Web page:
So, after a weekend spent walking in local parks and natural areas and listening to my heart, as well as to what my friends were saying, I came to the decision to continue to leading tours.
I absolutely love leading educational natural and cultural history tours with people keen to learn about the places we visit. I firmly believe that I’m “called” to do this work. From a very young age, I’ve known that my mission in life is to save and restore wild species and areas. My way of doing this has been and continues to be as a naturalist,interpreter and educator.
As I acknowledged in my previous post, I’m fully aware of the extra greenhouse gases I’m contributing through my personal consumption of goods and services and that of my guests. I’m equally aware that everything that my wife and I do to live generates waste, of which one are greenhouse gases and in particular, carbon.
For years, we’ve been committed to reducing our carbon footprint. We’ve always been good at refusing to buy things we don’t need, buying used goods where possible, and recycling most everything we dispose. We live in a small suite.
According to BC’s Ministry of Environment, each resident of the province produced about 13 metric tonnes of carbon in 2018. Back in 2015, I used an on-line carbon calculator to determine that our joint footprint. Unfortunately I can’t recall nor can I find a record of it, but I believe our combined footprint was considerably less than this, around 6 – 8 metric tonnes. I could be wrong, so don’t quote me on this.
I started leading tours in 2016 which has increased our carbon footprint. By how much I don’t know yet. I haven’t been keeping track but it is something that I intend to do. I then will be offsetting the emissions through a not–for-profit that invests my money in the developing renewable energy sources and making them financially accessible for the masses.
The enemy of the good is the perfect some wise person once said. So true. I’ll never be perfect when it comes to not emitting any greenhouse gases (even for quite awhile after my death!). However, I’ve reminded myself that I am doing good to reduce them.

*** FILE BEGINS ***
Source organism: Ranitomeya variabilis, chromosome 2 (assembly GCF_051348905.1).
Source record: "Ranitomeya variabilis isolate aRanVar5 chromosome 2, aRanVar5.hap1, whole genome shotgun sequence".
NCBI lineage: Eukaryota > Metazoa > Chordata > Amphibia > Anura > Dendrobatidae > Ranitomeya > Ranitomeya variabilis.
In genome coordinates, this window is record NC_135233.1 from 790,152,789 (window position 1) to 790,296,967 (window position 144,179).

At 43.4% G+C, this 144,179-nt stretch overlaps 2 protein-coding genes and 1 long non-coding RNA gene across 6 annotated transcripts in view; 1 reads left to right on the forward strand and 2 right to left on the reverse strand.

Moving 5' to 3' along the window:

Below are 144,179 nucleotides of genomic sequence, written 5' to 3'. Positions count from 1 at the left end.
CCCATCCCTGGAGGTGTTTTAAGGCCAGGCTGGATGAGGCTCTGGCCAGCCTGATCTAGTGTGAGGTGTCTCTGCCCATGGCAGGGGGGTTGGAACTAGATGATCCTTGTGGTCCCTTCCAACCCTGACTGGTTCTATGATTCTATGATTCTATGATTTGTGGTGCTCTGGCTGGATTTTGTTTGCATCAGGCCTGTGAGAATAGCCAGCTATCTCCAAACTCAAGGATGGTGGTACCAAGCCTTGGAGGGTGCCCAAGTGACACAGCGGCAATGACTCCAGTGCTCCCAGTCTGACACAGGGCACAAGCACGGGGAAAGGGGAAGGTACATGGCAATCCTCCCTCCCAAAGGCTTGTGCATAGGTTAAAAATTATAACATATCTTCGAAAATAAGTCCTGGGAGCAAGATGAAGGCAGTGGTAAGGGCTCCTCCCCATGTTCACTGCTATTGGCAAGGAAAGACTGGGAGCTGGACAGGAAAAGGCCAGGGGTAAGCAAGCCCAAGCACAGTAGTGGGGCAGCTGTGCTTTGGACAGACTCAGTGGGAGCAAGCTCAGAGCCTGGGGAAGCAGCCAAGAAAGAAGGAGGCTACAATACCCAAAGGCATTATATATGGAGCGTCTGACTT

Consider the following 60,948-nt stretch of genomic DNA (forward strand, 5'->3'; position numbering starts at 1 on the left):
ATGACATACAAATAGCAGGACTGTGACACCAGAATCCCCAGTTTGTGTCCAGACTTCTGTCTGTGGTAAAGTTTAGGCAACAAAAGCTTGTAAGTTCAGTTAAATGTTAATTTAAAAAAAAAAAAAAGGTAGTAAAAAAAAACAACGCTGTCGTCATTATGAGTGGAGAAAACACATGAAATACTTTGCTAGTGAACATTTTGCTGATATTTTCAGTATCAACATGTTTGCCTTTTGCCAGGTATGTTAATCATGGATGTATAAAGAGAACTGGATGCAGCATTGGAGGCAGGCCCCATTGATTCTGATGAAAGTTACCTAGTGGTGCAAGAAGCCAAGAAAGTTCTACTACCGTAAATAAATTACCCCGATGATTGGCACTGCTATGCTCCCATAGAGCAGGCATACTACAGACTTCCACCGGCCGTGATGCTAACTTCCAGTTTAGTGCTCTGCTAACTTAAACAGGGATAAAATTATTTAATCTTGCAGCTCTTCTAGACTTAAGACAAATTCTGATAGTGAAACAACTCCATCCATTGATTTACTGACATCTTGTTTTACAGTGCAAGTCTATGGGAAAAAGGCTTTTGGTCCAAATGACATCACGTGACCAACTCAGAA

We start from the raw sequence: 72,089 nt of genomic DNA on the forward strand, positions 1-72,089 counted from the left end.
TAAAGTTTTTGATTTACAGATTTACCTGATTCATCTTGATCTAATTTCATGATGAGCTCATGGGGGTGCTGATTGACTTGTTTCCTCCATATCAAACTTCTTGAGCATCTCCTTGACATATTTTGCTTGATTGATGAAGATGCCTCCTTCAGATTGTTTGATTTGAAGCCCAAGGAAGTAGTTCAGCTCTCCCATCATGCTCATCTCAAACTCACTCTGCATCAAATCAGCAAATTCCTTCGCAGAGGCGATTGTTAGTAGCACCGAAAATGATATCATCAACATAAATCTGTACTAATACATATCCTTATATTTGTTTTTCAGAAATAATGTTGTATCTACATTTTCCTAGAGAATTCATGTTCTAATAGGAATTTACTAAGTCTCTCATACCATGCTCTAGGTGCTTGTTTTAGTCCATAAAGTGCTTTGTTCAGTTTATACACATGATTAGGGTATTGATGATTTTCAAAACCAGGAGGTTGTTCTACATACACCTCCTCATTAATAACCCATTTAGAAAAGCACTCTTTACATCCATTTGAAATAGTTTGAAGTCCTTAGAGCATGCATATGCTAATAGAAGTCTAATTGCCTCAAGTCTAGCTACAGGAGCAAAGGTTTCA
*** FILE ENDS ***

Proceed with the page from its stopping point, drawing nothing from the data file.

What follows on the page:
Meanwhile, as a tour guide, I have the opportunity to encourage others to do the same.
I think to some degree my ethical struggle over whether to continue guiding tours was influenced by a powerful and devious narrative that dominates our times. This narrative places the responsibility of fighting climate change on the shoulders of individuals, like myself. But the narrative as perpetuated by government and corporations is intended to deflect our attention for their responsibility and the lack of them taking it seriously.
It’s a narrative that we need to aware of and not be taken in by it.
For the past two years, a remarkable conference has taken place in Victoria, BC during the cold wet days of late January. It is completely focused on the opportunities for and challenges to sustainable travel and tourism in Canada and around the world. To the best of my knowledge, it is the only conference of its kind in Canada.
This conference turned out to be one of the most stimulating and important ones I’ve ever attended. For one thing, it was the first of its kind in Canada. Up to now, there had been no deep conversation on the topic of sustainability within the industry. The founding partners believed that the time had come to make it happen.
“The tourism industry has the opportunity to impact global change and lead the world in a new age of environmental and social responsibility,” they declared on the conference website. Wow! That statement blew my socks off. It really sets the bar high for the industry. I was keen to hear how they responded to the challenge.